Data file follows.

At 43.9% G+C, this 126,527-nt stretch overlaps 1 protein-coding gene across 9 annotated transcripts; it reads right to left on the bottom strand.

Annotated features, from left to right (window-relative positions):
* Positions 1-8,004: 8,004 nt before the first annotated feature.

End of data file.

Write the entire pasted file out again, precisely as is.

At 43.9% G+C, this 126,527-nt stretch overlaps 1 protein-coding gene across 9 annotated transcripts; it reads right to left on the bottom strand.

Annotated features, from left to right (window-relative positions):
* Positions 1-8,004: 8,004 nt before the first annotated feature.